Martini (2015) notes that unrelated firms would not use two different prices for an interfirm trade. Therefore a tax auditor may doubt the economic substance of an multinational’s keeping TSB.
Section 6 analyzes an alternative sequence of events.
Sansing (2014) provides a comprehensive overview of international transfer prices and their functions.
In Germany, e.g., a firm must provide all documents related to a specific transaction to the tax auditor, even if these documents do not relate to tax accounts (§90 AO).
Other studies assume that the divisions maximize their aftertax profits. This assumption is also ad hoc in the transfer pricing setting. Baldenius et al. (2004) explicitly highlight this fact. For further discussion of the advantages of pretax versus aftertax profit maximization for divisional performance measurement, see Nielsen and RaimondosMøller (2012).
We do not consider tax audits in the lowtax country, which anticipates the multinational’s incentives to shift profits to it, so that profit shifting does not deprive it of tax income. Therefore the lowtax country cannot generate additional tax income by auditing the multinational’s transfer pricing.
While we assume that the tax auditor enforces the upper bound of the arm’s length range, in some countries (e.g., the U.S.), the enforced transfer price is the median of the arm’s length range. By enforcing the median instead of the upper bound, the tax auditor additionally punishes a noncompliant multinational. If a country enforces the median of the arm’s length range, we assume that this additional punishment is included in the penalty factor δ.
A transferpricing adjustment by the tax auditor in the hightax country leads to double taxation. We assume that the lowtax country does not pay any refunds that may result from double taxation agreements.
We do not consider knifeedge cases where the multinational randomizes at both stages.
Alternative possibilities for modeling the tax rate difference exist. Nevertheless, because all results hold for the entire range of t and h, our specification is without loss of generality when we conduct comparative statics with respect to h.
See Appendix for the threshold \({K_{a}^{c}}\).
All formal claims and proofs for the alternative sequence of events are in the internet Appendix. The internet appendix is available at https://ssrn.com/abstract=3904634.
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Acknowledgements
We thank Eva Eberhartinger, Christian Hofmann (discussant), Clemens Löffler, Zoltán NovotnyFarkas, Thomas Pfeiffer, Christian Riegler, Georg Schneider, Caren SurethSloane (discussant), and participants in the annual VHB tax group meeting 2020 and the EAA Virtual Congress 2021 for helpful comments. We are grateful to Harald Amberger, Oliver Dürr (discussant), Michael Ebert, Joachim Gassen, Ulrich Schäfer, Andreas Scholze, Robert Ullmann, and Alfred Wagenhofer, and participants in the ARFAWorkshop 2017, the EAA Annual Congress 2017, the Annual VHB Conference 2017, and the Accounting Research Workshop 2017 for helpful comments on an earlier version of this paper. We are also grateful to Stefan Reichelstein (the editor) and two anonymous reviewers for their constructive suggestions. This paper is a substantially revised version of an earlier draft, which was coauthored by Marcel Haak, whose contribution we gratefully acknowledge.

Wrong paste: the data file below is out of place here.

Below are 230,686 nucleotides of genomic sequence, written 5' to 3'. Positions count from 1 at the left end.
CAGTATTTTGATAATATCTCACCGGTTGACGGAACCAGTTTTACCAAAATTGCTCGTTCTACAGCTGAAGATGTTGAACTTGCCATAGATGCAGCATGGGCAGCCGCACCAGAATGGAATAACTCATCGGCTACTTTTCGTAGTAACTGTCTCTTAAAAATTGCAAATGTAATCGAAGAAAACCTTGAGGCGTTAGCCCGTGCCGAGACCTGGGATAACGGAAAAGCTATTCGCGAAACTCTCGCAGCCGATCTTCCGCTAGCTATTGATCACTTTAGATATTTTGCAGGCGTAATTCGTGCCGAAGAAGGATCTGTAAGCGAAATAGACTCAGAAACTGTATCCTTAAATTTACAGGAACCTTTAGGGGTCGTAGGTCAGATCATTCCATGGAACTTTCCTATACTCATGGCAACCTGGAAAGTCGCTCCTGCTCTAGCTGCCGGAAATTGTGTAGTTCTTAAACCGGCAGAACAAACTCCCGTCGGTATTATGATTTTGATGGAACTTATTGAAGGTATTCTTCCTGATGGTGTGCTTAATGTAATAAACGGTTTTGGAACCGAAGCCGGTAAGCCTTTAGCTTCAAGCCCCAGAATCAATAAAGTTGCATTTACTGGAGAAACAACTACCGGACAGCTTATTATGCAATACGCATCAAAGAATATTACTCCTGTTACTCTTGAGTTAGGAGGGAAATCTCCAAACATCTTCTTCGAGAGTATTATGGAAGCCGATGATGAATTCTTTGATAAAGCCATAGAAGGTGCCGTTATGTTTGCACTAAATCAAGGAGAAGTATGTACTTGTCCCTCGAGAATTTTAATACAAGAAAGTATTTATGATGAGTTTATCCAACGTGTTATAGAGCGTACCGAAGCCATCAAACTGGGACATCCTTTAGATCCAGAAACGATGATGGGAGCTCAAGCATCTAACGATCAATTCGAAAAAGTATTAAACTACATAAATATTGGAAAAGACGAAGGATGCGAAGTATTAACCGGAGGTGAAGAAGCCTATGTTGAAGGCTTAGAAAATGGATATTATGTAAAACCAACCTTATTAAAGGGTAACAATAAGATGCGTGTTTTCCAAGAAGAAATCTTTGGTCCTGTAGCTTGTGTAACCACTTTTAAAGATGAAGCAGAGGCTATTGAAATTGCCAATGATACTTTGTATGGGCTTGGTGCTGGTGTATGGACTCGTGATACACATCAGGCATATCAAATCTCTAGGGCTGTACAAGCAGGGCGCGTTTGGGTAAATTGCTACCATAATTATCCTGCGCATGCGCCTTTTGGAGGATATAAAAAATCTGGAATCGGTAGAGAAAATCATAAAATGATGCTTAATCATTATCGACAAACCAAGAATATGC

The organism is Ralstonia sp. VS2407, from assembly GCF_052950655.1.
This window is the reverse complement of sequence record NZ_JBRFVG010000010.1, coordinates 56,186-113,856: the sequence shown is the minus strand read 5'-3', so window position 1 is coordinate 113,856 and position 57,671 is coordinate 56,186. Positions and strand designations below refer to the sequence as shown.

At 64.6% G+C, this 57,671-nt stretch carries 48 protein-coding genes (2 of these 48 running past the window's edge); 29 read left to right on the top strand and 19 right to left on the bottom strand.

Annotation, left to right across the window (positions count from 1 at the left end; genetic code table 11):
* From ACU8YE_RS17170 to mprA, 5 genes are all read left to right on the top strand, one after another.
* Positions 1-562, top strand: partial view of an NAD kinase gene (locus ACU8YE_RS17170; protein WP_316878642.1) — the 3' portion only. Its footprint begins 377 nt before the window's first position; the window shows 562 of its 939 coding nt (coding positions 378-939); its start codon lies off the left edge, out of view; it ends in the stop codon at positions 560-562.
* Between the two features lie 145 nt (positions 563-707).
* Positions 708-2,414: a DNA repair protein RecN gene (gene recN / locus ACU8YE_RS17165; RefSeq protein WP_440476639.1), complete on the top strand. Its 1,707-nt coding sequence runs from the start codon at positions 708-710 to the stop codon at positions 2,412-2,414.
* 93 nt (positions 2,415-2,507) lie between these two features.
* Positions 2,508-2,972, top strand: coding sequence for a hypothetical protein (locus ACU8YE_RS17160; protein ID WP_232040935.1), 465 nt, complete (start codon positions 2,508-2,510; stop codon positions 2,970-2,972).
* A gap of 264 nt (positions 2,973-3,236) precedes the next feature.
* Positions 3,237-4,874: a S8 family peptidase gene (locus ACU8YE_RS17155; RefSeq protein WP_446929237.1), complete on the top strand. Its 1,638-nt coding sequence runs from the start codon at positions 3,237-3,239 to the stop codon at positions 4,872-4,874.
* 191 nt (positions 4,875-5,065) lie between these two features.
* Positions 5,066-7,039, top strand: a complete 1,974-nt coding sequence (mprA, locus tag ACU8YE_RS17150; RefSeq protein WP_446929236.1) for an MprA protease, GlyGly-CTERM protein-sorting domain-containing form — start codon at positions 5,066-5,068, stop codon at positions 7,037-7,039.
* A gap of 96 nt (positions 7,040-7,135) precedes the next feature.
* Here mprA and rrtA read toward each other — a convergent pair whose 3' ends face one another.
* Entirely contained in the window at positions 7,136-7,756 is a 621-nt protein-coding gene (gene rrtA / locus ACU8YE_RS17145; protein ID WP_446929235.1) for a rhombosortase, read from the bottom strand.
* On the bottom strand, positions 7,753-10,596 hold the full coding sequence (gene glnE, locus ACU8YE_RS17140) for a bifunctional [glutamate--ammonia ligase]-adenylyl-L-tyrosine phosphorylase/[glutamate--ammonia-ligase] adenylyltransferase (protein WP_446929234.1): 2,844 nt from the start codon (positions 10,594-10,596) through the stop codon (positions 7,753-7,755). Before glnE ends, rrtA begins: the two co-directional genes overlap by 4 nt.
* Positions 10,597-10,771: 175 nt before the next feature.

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Appendix
Appendix
Proof of Lemma 1
Figure 4 depicts the multinational’s possible strategies.
Note that \(p_{r}>\overline {p_{r}}\) is an unambiguous signal of tax evasion (punished without audit costs) so that the multinational never chooses \(p_{r}>\overline {p_{r}}\).
For \(p_{r}\leq \overline {p_{r}}\), a highcost multinational is compliant. To minimize its tax payments, the highcost multinational keeping TSB sets \(p_{r}=\overline {p_{r}}\).
Under OSB, a highcost multinational maximizes its expected profit determining a transfer price:
for sufficiently large a so that a highcost multinational keeping OSB chooses \(p_{r}=\overline {p_{r}}\).
A noncompliant lowcost multinational keeping TSB that reports a \(p_{r}\in \left (\underline {p_{r}}, \overline {p_{r}}\right )\) reveals itself as a noncompliant lowcost multinational. By choosing \(p_{r}=\overline {p_{r}}\), a lowcost multinational mimics a highcost one. Thus a noncompliant lowcost multinational keeping TSB sets \(p_{r}=\overline {p_{r}}\).
A noncompliant lowcost multinational keeping OSB chooses a transfer price \(\underline {p_{r}}< p_{r}\leq \overline {p_{r}}\). A noncompliant lowcost multinational maximizes its expected profit by determining a transfer price, where the tax auditor audits with probability η: